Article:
April 30 (Bloomberg) -- Indian Oil Corp., the nation’s second-biggest refiner, and Hindustan Petroleum Corp. rose the most in more than seven months on speculation they may get additional compensation for selling fuels below cost last year.
Indian Oil surged 7.5 percent to 294.75 rupees in Mumbai trading and Hindustan Petroleum climbed 7 percent to 315.40 rupees, both advancing the most since Sept. 7. Bharat Petroleum Corp. rose 5.3 percent to 517.50 rupees, the most since Feb. 1. The benchmark Sensitive Index gained 0.3 percent.
The government has already given refiners, which sell motor and cooking fuels below cost to help curb inflation, 120 billion rupees ($2.7 billion) in cash for the year ended March 31. The oil ministry has sought an additional 196 billion rupees, Jitin Prasada, junior oil minister, said in parliament April 27.
“There are chances that the central government may give the oil marketing companies additional compensation on account of losses from sales of cooking fuels,” said Niraj Mansingka, a Mumbai-based analyst with Edelweiss Capital Ltd. “While our estimates are 50 billion rupees, there are possibilities that the government support may be even higher.”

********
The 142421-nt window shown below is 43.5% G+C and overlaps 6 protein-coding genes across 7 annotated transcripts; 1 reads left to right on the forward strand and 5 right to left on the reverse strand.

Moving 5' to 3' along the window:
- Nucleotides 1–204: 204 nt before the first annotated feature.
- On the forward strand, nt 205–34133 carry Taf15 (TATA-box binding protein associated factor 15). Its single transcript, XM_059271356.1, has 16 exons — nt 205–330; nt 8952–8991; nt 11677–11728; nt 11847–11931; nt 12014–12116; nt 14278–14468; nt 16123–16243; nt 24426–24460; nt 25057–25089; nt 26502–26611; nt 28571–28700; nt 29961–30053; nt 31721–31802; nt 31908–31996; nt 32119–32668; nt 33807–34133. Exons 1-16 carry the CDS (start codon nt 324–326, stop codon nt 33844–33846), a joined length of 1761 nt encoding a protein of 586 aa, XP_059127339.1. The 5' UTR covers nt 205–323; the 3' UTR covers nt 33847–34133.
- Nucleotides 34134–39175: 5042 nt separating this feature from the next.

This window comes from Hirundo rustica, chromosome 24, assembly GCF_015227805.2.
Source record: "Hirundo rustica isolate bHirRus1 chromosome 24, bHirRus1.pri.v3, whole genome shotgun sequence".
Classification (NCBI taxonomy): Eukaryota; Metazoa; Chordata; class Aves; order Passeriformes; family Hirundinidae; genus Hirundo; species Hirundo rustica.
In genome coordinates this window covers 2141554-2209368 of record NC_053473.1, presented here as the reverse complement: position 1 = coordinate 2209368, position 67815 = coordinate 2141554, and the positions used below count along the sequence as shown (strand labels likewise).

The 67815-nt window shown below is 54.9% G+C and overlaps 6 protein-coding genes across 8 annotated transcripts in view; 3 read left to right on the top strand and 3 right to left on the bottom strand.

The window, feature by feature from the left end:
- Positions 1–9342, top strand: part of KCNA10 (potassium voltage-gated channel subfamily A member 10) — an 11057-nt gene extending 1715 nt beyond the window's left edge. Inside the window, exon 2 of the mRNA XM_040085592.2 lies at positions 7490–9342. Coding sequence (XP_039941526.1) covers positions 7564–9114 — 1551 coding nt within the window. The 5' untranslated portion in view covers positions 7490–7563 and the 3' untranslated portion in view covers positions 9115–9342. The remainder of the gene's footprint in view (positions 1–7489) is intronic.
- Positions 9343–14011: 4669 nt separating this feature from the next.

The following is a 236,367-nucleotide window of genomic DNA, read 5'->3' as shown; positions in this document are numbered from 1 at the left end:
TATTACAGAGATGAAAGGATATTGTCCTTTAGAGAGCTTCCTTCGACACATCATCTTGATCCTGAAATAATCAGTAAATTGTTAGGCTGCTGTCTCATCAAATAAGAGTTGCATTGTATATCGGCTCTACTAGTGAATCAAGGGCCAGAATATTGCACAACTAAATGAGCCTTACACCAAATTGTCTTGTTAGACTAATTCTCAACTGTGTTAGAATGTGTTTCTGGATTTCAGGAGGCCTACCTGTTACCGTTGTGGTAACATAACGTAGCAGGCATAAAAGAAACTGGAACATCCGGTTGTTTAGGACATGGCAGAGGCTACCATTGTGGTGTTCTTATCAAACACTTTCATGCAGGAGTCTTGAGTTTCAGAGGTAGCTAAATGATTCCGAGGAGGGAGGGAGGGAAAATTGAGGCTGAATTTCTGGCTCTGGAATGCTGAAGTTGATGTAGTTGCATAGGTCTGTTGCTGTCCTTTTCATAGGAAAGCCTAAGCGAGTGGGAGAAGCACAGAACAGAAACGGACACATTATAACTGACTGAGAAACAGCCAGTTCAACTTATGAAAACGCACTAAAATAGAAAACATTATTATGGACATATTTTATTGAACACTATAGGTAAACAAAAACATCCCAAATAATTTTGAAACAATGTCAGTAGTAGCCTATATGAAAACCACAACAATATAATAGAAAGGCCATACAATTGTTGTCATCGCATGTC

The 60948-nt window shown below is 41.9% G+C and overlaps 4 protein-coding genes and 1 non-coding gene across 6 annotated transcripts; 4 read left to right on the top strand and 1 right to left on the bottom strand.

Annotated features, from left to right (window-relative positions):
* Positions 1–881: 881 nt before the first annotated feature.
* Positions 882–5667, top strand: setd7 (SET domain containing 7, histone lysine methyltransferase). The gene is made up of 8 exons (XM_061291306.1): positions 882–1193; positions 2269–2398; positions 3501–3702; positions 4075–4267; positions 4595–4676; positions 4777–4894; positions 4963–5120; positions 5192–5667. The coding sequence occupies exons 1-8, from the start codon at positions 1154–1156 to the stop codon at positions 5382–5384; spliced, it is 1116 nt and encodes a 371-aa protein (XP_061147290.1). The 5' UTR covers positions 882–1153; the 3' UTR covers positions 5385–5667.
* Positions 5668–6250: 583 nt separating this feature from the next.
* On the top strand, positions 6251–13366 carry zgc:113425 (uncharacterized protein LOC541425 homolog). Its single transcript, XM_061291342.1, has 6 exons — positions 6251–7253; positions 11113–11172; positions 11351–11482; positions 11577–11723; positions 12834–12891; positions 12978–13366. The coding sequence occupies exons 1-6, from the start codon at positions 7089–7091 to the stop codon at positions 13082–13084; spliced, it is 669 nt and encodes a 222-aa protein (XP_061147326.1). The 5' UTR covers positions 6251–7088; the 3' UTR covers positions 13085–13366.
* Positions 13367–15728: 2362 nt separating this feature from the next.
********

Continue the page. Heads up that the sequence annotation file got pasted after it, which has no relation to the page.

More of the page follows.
S.V. Narasimhan, finance director of Indian Oil, and B. Mukherjee, finance director of Hindustan Petroleum, didn’t answer calls to their mobile phones today. S.K. Joshi, finance director of Bharat Petroleum, didn’t immediately comment when reached by telephone.
The state-run refiners may have lost 460.5 billion rupees from the sale of automobile and cooking fuels in the year ended March 31, Prasada said April 27. Oil explorers including Oil & Natural Gas Corp., which also bear part of the subsidy, have given refiners discounts on crude worth 83.6 billion rupees, the minister said.
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